Tel Aviv now ninth most expensive city in the world

New York is ranked the 13th most expensive city, with Los Angeles as the 14th. Both cities fell in the rankings, partially due to the weakening of the US dollar against other currencies.

By
March 17, 2018 16:18
1 minute read.
PEOPLE WALK past a cafe in Tel Aviv

PEOPLE WALK past a cafe in Tel Aviv. (photo credit: SHARON PERRY/REUTERS)

The nation’s commercial and cultural hub is the ninth most expensive city in the world, according to the Economist’s Intelligence Unit annual report.

Just five years ago, the city was ranked the 34th most expensive globally.

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The 2018 Worldwide Cost of Living Survey published on Thursday found that the shekel’s appreciation had driven up consumer costs across the board, from food and drink to rent, utilities and schooling.

The cost of buying, insuring and maintain a car in Tel Aviv was highlighted. Car ownership costs 79% more than New York prices, despite Israelis earning less than half the average American income.

The tech hub is the most expensive in the Middle East. Singapore was the priciest city worldwide, followed by Paris, Zurich, Hong Kong and Oslo.

Tel Aviv is also the second priciest city for buying alcohol worldwide.

A bottle of table wine costs on average $28.77 in Tel Aviv, more than any other city in the world. Ten years ago, it cost $16.46.

And an average loaf of bread costs $5.10 in Tel Aviv. Five and ten years ago, the same loaf cost $4.44 and $2.98.

Tel Avivians also face rising prices for a pack of 20 cigarettes, which costs $9.03 on average, almost double the cost of 10 years ago. And one liter of gasoline goes for $1.68 on average, cheaper than the price five years ago of $2.03.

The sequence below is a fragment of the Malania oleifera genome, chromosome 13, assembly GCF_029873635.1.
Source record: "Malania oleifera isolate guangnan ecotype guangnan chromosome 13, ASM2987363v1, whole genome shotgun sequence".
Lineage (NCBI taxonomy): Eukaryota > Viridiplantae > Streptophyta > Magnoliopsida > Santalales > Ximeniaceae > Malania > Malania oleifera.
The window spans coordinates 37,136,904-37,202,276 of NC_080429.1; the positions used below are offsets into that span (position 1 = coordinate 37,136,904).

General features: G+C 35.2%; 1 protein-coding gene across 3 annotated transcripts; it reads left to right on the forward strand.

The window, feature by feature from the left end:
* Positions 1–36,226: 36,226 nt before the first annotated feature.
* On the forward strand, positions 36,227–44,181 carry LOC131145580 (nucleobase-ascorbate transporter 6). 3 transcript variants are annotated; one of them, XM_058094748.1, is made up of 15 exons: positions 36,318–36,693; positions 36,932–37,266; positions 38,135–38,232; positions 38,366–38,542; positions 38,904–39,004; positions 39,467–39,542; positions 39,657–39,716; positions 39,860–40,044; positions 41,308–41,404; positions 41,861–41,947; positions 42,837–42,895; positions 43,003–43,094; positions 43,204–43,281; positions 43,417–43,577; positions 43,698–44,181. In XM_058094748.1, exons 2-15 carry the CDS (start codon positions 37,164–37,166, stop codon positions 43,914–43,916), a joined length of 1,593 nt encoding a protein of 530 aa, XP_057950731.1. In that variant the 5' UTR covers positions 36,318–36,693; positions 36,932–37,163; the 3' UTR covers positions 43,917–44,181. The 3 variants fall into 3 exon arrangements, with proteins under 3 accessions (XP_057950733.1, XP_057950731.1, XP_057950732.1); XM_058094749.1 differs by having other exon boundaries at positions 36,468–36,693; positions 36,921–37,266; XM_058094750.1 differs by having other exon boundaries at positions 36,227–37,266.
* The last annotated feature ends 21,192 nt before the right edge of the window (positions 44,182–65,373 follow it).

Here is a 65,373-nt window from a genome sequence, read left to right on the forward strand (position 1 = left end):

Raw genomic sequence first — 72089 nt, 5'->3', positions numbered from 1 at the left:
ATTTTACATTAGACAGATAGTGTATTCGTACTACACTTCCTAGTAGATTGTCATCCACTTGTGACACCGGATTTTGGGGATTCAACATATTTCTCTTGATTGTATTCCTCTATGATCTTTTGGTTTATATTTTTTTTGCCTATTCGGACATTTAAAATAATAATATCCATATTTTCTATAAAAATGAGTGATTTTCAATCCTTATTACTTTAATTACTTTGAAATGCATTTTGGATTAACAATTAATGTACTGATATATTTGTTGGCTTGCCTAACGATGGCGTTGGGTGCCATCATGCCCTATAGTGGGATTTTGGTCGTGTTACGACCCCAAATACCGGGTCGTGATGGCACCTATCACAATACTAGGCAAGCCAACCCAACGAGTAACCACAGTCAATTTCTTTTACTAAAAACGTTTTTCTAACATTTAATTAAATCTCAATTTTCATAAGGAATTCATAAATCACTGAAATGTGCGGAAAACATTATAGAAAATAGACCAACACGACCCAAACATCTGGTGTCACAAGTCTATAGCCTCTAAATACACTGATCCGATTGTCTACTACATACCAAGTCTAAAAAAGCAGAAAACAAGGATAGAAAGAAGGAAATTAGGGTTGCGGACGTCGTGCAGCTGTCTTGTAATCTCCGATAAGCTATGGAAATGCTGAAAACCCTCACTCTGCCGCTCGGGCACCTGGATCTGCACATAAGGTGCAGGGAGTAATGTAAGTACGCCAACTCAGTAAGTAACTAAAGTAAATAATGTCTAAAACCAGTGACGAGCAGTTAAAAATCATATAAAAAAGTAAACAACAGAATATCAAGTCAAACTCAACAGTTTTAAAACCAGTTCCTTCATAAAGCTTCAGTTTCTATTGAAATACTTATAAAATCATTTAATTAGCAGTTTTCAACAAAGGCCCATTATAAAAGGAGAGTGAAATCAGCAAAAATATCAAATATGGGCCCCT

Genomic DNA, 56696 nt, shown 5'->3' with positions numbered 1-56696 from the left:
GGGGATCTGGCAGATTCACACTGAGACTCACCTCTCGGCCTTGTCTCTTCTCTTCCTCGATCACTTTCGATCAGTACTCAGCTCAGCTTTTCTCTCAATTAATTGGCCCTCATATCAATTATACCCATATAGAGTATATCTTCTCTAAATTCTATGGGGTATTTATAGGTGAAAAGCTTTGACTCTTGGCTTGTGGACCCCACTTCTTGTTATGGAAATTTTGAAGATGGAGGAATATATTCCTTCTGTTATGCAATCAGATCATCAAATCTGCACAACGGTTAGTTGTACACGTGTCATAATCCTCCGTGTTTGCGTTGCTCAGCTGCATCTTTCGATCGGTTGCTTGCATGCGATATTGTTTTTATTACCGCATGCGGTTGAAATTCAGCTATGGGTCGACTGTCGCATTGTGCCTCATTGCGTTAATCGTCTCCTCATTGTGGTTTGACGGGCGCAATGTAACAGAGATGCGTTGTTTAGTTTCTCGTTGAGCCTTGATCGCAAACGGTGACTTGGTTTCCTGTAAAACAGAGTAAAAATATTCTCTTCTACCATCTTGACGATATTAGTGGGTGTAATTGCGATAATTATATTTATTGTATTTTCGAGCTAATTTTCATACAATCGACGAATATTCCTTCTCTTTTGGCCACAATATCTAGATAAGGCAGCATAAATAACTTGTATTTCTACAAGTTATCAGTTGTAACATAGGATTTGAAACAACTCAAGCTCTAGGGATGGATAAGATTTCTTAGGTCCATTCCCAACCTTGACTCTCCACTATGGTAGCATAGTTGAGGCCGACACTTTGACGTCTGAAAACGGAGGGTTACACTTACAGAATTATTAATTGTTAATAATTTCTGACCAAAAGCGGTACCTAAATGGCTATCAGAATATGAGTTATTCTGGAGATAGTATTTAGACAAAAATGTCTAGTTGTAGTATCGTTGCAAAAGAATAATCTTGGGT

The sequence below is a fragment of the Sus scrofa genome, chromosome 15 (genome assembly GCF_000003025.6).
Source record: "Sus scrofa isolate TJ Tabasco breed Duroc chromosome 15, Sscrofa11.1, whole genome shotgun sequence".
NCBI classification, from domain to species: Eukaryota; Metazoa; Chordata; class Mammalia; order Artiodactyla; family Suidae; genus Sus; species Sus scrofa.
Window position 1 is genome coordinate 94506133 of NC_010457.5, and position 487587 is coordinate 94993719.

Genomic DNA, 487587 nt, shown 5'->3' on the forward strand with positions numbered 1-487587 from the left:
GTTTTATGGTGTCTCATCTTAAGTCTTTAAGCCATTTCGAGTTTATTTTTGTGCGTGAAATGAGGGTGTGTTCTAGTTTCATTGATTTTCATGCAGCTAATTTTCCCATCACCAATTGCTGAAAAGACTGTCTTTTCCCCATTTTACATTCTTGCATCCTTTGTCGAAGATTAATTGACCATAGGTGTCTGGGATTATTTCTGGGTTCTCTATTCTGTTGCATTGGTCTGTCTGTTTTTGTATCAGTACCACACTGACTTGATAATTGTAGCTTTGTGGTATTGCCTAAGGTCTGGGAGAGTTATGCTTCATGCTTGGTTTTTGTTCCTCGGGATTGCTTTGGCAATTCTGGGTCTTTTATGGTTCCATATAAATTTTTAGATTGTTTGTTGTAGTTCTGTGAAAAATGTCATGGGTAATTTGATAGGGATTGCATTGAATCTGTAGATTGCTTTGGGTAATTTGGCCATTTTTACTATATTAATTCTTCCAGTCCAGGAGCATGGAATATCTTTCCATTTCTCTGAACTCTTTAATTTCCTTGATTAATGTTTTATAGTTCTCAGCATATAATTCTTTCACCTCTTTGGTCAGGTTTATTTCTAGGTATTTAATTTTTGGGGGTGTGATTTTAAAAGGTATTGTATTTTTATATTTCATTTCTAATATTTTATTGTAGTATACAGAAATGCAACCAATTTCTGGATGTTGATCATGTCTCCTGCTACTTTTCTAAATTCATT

The news is no surprise to many residents, who took to the streets en masse in 2011 to protest against the rising cost-of-living.

Non-euro area cities tended to be the most expensive in Western Europe.

Asia accounted for four out of the 10 most expensive cities in the ranking.

New York is ranked the 13th most expensive city, with Los Angeles the 14th. Both cities fell in the rankings, partially due to the weakening of the US dollar against other currencies. The study uses New York as the benchmark city.

The two least expensive cities in the world are those gripped by political instability and civil war, specifically Damascus, Syria, and Caracas, Venezuela.

Currency devaluations and deflation can often change the rankings, as prices are converted into dollars using the prevailing exchange rate and then weighted.


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